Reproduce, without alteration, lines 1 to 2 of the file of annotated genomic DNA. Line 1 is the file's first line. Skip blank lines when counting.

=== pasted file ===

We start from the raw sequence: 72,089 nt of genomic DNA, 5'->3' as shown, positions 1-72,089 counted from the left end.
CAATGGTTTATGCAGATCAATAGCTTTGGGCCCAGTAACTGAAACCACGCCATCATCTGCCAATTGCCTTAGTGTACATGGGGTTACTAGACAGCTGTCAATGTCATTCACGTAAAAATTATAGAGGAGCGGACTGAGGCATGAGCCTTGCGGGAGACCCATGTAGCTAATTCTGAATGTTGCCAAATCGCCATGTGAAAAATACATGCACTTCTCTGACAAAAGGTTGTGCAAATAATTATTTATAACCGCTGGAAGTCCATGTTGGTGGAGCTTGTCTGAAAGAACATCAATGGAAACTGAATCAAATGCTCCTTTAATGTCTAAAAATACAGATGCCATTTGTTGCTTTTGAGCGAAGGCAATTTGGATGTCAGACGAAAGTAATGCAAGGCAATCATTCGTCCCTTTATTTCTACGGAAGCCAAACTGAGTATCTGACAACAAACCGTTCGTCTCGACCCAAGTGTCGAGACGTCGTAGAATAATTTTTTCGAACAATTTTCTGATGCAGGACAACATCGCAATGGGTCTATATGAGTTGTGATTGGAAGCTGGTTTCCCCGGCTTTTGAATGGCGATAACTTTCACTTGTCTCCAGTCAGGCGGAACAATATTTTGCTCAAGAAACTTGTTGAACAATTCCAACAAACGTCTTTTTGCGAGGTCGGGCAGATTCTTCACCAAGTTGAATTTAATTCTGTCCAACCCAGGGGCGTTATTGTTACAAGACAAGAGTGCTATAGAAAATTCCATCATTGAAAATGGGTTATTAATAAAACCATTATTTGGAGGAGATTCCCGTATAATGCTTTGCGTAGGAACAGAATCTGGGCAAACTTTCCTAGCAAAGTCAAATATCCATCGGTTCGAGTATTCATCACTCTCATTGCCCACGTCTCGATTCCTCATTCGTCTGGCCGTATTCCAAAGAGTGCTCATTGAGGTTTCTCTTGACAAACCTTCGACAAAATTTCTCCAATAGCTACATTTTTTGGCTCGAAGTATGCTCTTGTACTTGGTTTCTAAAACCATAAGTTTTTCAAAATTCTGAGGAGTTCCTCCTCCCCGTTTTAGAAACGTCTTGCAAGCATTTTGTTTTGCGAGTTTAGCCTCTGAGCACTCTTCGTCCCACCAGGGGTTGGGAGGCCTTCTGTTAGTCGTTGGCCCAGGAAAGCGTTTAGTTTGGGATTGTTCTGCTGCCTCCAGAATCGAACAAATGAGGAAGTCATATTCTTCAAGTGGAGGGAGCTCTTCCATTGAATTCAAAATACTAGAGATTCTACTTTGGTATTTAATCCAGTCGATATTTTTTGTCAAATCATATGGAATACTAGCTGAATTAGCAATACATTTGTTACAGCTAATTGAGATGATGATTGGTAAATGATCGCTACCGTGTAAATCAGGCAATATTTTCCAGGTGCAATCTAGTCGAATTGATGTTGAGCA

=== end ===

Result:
We start from the raw sequence: 72,089 nt of genomic DNA, 5'->3' as shown, positions 1-72,089 counted from the left end.
CAATGGTTTATGCAGATCAATAGCTTTGGGCCCAGTAACTGAAACCACGCCATCATCTGCCAATTGCCTTAGTGTACATGGGGTTACTAGACAGCTGTCAATGTCATTCACGTAAAAATTATAGAGGAGCGGACTGAGGCATGAGCCTTGCGGGAGACCCATGTAGCTAATTCTGAATGTTGCCAAATCGCCATGTGAAAAATACATGCACTTCTCTGACAAAAGGTTGTGCAAATAATTATTTATAACCGCTGGAAGTCCATGTTGGTGGAGCTTGTCTGAAAGAACATCAATGGAAACTGAATCAAATGCTCCTTTAATGTCTAAAAATACAGATGCCATTTGTTGCTTTTGAGCGAAGGCAATTTGGATGTCAGACGAAAGTAATGCAAGGCAATCATTCGTCCCTTTATTTCTACGGAAGCCAAACTGAGTATCTGACAACAAACCGTTCGTCTCGACCCAAGTGTCGAGACGTCGTAGAATAATTTTTTCGAACAATTTTCTGATGCAGGACAACATCGCAATGGGTCTATATGAGTTGTGATTGGAAGCTGGTTTCCCCGGCTTTTGAATGGCGATAACTTTCACTTGTCTCCAGTCAGGCGGAACAATATTTTGCTCAAGAAACTTGTTGAACAATTCCAACAAACGTCTTTTTGCGAGGTCGGGCAGATTCTTCACCAAGTTGAATTTAATTCTGTCCAACCCAGGGGCGTTATTGTTACAAGACAAGAGTGCTATAGAAAATTCCATCATTGAAAATGGGTTATTAATAAAACCATTATTTGGAGGAGATTCCCGTATAATGCTTTGCGTAGGAACAGAATCTGGGCAAACTTTCCTAGCAAAGTCAAATATCCATCGGTTCGAGTATTCATCACTCTCATTGCCCACGTCTCGATTCCTCATTCGTCTGGCCGTATTCCAAAGAGTGCTCATTGAGGTTTCTCTTGACAAACCTTCGACAAAATTTCTCCAATAGCTACATTTTTTGGCTCGAAGTATGCTCTTGTACTTGGTTTCTAAAACCATAAGTTTTTCAAAATTCTGAGGAGTTCCTCCTCCCCGTTTTAGAAACGTCTTGCAAGCATTTTGTTTTGCGAGTTTAGCCTCTGAGCACTCTTCGTCCCACCAGGGGTTGGGAGGCCTTCTGTTAGTCGTTGGCCCAGGAAAGCGTTTAGTTTGGGATTGTTCTGCTGCCTCCAGAATCGAACAAATGAGGAAGTCATATTCTTCAAGTGGAGGGAGCTCTTCCATTGAATTCAAAATACTAGAGATTCTACTTTGGTATTTAATCCAGTCGATATTTTTTGTCAAATCATATGGAATACTAGCTGAATTAGCAATACATTTGTTACAGCTAATTGAGATGATGATTGGTAAATGATCGCTACCGTGTAAATCAGGCAATATTTTCCAGGTGCAATCTAGTCGAATTGATGTTGAGCA